Dozens of elephants forced to perform for tourists are freed from chains
Dozens of captive elephants in Thailand are finally free to roam.
The Maesa Elephant Camp in Chiang Mai has decided to unshackle the pachyderms at its park. Animal rights activists accused camp owners of inflicting “psychological anguish” on the elephants by forcing them to perform for tourists.
The activists, who called the practice “cruel,” shed light on the attraction in November, and claimed that baby elephants had been “ripped from their mothers” and forced to learn tricks, such as painting, kicking soccer balls and throwing darts.
Maesa’s managers now allow several of their elephants to wander the grounds freely, with plans to do the same for all 77 of the animals at their park, according to executive officer Anchalee Kalamaphichit.
“The center has been criticized for a long time about how we chain the animals in here, so we decided to free them,” she said in a statement to Vital Press. “We are glad that they appeared to be happier living without chains and their mahouts, so hopefully we can free the rest of them soon.
“However, living freely is a new thing to these elephants,” she continued. “They need time to adapt into their new way of living, so we chose to start with the eldest and friendliest of the elephants.”
British animal rights organization Moving Animals, who called out Maesa’s treatment of the elephants, said the news is “incredible.”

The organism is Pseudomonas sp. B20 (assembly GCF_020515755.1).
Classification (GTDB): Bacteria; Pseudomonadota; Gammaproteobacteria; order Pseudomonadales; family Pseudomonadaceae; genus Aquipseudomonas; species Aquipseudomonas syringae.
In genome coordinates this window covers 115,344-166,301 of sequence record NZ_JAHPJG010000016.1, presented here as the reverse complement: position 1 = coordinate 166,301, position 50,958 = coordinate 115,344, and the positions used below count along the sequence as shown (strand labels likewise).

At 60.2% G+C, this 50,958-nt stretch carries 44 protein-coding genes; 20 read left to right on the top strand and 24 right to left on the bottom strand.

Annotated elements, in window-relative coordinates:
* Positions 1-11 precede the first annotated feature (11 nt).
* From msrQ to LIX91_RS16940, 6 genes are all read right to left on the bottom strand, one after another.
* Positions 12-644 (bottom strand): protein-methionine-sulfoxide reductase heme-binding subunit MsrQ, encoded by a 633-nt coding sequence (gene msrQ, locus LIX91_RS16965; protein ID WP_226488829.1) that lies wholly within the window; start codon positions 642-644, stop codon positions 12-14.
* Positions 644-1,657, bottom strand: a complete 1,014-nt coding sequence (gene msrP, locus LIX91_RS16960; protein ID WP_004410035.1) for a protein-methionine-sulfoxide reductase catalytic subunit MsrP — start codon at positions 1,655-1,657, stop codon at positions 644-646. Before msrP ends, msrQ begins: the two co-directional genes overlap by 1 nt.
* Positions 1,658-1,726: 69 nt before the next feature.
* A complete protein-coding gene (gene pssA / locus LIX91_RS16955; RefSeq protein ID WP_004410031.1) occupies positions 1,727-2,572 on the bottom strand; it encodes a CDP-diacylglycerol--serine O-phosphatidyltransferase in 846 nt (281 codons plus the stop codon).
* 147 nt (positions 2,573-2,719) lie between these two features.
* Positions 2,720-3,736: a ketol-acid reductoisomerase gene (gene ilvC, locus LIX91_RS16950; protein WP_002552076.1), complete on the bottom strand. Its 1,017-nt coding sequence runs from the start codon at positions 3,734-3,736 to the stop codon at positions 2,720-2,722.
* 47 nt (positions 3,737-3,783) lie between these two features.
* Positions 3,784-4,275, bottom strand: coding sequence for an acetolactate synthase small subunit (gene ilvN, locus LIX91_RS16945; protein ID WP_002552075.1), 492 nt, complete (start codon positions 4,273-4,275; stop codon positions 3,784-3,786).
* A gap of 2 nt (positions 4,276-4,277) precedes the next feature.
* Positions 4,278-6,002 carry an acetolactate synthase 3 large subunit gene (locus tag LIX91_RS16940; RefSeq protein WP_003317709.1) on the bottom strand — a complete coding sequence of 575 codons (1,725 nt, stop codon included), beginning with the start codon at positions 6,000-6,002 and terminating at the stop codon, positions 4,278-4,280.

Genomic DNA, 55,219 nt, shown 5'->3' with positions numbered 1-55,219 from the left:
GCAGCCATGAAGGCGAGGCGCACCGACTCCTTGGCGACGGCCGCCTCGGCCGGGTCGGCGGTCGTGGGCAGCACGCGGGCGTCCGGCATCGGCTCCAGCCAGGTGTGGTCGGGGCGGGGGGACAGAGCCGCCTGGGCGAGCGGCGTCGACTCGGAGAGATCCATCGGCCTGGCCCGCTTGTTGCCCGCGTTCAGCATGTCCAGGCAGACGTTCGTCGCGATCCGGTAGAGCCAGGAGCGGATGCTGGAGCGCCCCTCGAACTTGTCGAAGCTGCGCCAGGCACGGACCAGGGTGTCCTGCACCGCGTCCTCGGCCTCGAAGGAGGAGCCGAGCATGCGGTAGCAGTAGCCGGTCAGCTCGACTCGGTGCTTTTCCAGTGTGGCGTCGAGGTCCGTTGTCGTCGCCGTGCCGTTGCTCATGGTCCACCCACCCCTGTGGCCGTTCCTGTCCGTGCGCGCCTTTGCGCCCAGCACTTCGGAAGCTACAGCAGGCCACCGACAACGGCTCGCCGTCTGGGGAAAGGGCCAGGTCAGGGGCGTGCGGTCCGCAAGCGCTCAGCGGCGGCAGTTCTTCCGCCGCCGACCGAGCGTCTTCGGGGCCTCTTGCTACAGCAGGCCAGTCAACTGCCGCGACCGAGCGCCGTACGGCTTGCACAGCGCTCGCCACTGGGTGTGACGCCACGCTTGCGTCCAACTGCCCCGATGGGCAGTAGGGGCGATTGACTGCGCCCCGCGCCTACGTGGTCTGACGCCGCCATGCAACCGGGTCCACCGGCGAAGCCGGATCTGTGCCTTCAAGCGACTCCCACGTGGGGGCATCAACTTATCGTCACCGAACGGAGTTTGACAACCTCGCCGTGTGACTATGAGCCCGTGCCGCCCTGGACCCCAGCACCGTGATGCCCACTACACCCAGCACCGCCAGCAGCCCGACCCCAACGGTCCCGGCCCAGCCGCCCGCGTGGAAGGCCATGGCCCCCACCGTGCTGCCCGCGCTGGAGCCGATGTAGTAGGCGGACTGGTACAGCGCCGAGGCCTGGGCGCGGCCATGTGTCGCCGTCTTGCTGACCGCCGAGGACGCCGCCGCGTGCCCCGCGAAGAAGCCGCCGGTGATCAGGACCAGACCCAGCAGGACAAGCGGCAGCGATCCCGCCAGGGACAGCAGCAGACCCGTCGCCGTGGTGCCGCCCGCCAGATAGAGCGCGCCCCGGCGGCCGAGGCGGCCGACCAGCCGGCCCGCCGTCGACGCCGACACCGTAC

“Their compassionate decision sends a powerful message to the elephant tourism industry and sets a clear precedent for change,” said its founder Amy Jones.
Last year, Moving Animals shared a video of elephants at the camp swaying and moving uneasily, a “clear sign of the psychological anguish they face,” it said. The video shows them being dragged by their ears and disciplined with sharp bullhooks — a tool used by elephant handlers that resembles a sharp, metal spear.
They further decried the practice of separating calves from their mothers, forced to endure “the traditional and brutal, days or weeks long, process of breaking a young elephant’s spirit.”
Jones added that new ethics guidelines from ABTA, the UK’s predominant travel association, concerning animal abuse at tourist attractions was a step in the right direction.
“We are hopeful that more and more tourist attractions will make positive changes, so that no animals have to suffer for tourists’ entertainment,” she said.
Moving Animals has called for a full ban on “unethical” elephant tours to “places like Maesa Elephant Nursery.”